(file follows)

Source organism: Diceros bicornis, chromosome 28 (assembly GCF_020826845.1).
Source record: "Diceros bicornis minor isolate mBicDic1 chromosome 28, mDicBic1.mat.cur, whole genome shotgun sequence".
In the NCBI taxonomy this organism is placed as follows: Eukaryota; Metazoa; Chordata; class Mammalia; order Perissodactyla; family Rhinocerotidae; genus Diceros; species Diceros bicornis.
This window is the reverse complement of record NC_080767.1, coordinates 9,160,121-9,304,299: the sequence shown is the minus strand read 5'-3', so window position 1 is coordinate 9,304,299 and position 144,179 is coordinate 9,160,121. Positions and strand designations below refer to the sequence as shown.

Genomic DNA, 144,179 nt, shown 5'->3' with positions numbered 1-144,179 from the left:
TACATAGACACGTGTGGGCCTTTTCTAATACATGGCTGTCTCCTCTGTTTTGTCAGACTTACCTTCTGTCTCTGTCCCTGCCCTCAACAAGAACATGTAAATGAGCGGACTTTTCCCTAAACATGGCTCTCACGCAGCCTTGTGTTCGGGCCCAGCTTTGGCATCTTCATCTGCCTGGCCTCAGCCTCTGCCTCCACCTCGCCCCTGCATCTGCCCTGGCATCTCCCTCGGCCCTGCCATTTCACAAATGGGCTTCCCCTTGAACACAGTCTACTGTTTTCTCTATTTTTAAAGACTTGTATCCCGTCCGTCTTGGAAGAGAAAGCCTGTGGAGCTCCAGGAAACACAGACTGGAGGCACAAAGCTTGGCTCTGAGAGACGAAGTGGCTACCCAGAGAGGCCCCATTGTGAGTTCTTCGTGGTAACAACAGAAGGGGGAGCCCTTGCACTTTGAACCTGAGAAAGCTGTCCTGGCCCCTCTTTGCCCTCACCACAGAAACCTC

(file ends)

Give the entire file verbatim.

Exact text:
Source organism: Diceros bicornis, chromosome 28 (assembly GCF_020826845.1).
Source record: "Diceros bicornis minor isolate mBicDic1 chromosome 28, mDicBic1.mat.cur, whole genome shotgun sequence".
In the NCBI taxonomy this organism is placed as follows: Eukaryota; Metazoa; Chordata; class Mammalia; order Perissodactyla; family Rhinocerotidae; genus Diceros; species Diceros bicornis.
This window is the reverse complement of record NC_080767.1, coordinates 9,160,121-9,304,299: the sequence shown is the minus strand read 5'-3', so window position 1 is coordinate 9,304,299 and position 144,179 is coordinate 9,160,121. Positions and strand designations below refer to the sequence as shown.

Genomic DNA, 144,179 nt, shown 5'->3' with positions numbered 1-144,179 from the left:
TACATAGACACGTGTGGGCCTTTTCTAATACATGGCTGTCTCCTCTGTTTTGTCAGACTTACCTTCTGTCTCTGTCCCTGCCCTCAACAAGAACATGTAAATGAGCGGACTTTTCCCTAAACATGGCTCTCACGCAGCCTTGTGTTCGGGCCCAGCTTTGGCATCTTCATCTGCCTGGCCTCAGCCTCTGCCTCCACCTCGCCCCTGCATCTGCCCTGGCATCTCCCTCGGCCCTGCCATTTCACAAATGGGCTTCCCCTTGAACACAGTCTACTGTTTTCTCTATTTTTAAAGACTTGTATCCCGTCCGTCTTGGAAGAGAAAGCCTGTGGAGCTCCAGGAAACACAGACTGGAGGCACAAAGCTTGGCTCTGAGAGACGAAGTGGCTACCCAGAGAGGCCCCATTGTGAGTTCTTCGTGGTAACAACAGAAGGGGGAGCCCTTGCACTTTGAACCTGAGAAAGCTGTCCTGGCCCCTCTTTGCCCTCACCACAGAAACCTC